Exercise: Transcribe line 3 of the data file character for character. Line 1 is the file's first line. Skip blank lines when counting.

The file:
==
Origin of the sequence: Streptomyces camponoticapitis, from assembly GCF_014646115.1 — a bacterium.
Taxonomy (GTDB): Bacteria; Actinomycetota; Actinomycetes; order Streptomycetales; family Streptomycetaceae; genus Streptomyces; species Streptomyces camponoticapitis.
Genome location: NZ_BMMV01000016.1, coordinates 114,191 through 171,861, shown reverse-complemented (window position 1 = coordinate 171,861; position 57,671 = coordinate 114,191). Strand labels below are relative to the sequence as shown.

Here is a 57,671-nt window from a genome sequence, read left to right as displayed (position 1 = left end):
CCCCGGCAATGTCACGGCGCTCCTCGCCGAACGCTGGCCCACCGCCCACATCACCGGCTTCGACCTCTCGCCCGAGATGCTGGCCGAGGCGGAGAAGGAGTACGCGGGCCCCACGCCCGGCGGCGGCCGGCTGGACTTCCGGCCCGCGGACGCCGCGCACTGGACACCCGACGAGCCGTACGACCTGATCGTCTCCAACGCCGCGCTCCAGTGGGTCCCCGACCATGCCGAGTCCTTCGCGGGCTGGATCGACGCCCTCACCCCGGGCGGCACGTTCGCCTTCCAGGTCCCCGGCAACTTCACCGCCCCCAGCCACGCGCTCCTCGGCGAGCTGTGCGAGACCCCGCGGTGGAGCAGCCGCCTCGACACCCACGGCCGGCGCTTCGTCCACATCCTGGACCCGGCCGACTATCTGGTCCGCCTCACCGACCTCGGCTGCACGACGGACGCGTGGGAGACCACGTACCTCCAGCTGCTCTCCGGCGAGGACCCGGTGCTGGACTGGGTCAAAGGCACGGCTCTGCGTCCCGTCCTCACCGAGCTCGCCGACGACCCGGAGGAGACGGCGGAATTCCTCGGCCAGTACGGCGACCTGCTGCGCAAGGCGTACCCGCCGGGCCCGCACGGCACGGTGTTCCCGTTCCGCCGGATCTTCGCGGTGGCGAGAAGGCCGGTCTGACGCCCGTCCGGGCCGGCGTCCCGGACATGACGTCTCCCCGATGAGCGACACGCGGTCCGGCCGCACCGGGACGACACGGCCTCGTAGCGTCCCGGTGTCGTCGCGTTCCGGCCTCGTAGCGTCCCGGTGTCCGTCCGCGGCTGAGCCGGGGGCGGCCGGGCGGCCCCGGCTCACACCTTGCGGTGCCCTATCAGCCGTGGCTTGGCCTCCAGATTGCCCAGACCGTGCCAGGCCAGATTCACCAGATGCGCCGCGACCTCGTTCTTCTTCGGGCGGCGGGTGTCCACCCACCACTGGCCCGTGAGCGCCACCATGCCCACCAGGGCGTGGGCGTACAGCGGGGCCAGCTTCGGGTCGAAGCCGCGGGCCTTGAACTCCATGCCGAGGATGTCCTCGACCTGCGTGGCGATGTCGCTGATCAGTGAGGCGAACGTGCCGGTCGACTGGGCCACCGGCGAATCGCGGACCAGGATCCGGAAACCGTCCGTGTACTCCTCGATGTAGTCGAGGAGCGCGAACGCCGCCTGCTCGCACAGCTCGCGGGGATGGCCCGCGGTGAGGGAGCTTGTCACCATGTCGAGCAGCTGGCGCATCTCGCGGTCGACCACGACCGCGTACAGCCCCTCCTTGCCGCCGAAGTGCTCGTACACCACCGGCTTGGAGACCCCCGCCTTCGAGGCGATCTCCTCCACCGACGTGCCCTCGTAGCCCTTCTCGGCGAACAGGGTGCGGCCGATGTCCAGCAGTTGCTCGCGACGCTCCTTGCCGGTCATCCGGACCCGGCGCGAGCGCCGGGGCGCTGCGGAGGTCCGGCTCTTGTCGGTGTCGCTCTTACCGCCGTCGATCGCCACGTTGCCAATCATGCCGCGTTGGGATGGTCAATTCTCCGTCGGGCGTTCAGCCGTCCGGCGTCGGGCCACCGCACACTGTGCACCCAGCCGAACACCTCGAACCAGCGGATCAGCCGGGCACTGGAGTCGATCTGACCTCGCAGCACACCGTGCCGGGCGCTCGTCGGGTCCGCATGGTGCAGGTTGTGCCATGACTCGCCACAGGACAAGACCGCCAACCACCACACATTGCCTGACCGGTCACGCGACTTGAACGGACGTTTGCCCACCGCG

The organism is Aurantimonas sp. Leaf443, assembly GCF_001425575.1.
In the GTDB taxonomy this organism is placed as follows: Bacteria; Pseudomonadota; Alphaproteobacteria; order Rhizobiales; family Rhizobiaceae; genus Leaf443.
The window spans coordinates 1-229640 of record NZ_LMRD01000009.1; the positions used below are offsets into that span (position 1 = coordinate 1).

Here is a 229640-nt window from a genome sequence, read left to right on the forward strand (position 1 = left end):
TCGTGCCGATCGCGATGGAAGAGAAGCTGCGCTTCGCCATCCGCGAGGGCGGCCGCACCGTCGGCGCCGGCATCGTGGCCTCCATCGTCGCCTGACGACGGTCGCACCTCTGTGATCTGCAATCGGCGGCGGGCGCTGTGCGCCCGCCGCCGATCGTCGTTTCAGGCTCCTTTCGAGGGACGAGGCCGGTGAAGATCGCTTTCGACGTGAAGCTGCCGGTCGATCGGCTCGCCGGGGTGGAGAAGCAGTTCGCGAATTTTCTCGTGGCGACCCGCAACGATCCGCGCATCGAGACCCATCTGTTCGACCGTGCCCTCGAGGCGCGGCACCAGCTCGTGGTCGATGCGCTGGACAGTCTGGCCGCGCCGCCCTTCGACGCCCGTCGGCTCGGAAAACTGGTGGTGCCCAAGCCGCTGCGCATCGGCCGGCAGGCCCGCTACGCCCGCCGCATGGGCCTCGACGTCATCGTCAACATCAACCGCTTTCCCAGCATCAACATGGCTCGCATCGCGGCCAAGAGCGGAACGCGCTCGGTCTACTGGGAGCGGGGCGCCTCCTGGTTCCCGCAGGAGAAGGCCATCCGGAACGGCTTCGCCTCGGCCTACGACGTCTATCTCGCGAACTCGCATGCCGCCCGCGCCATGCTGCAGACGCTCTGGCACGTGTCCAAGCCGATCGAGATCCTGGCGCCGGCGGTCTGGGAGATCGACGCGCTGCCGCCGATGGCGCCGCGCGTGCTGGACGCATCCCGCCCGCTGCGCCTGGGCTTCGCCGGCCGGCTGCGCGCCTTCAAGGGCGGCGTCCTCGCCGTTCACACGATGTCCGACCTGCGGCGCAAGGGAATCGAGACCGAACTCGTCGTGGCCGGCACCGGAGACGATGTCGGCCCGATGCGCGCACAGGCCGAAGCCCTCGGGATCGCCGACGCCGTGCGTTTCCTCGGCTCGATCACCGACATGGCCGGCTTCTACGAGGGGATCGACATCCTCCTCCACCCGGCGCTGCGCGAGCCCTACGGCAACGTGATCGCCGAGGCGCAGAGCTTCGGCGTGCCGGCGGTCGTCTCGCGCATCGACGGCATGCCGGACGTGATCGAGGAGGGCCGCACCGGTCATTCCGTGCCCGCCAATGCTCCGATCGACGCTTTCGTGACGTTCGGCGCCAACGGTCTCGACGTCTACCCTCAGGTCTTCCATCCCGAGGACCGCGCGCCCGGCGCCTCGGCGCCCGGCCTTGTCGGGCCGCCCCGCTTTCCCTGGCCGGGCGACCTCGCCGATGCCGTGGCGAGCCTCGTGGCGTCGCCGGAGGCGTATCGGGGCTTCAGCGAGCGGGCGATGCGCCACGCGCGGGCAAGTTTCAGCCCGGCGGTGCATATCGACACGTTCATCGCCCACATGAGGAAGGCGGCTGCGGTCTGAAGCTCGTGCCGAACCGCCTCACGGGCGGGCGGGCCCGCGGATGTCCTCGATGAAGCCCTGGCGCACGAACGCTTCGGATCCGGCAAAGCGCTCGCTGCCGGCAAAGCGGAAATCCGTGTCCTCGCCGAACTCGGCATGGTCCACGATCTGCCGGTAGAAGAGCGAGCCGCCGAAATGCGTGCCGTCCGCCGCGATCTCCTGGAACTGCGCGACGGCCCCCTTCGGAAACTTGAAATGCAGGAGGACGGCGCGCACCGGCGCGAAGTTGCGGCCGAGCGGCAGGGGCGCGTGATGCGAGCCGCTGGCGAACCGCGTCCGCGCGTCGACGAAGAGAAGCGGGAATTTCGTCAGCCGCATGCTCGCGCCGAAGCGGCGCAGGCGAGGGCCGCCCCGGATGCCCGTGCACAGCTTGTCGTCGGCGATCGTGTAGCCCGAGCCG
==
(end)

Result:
Genome location: NZ_BMMV01000016.1, coordinates 114,191 through 171,861, shown reverse-complemented (window position 1 = coordinate 171,861; position 57,671 = coordinate 114,191). Strand labels below are relative to the sequence as shown.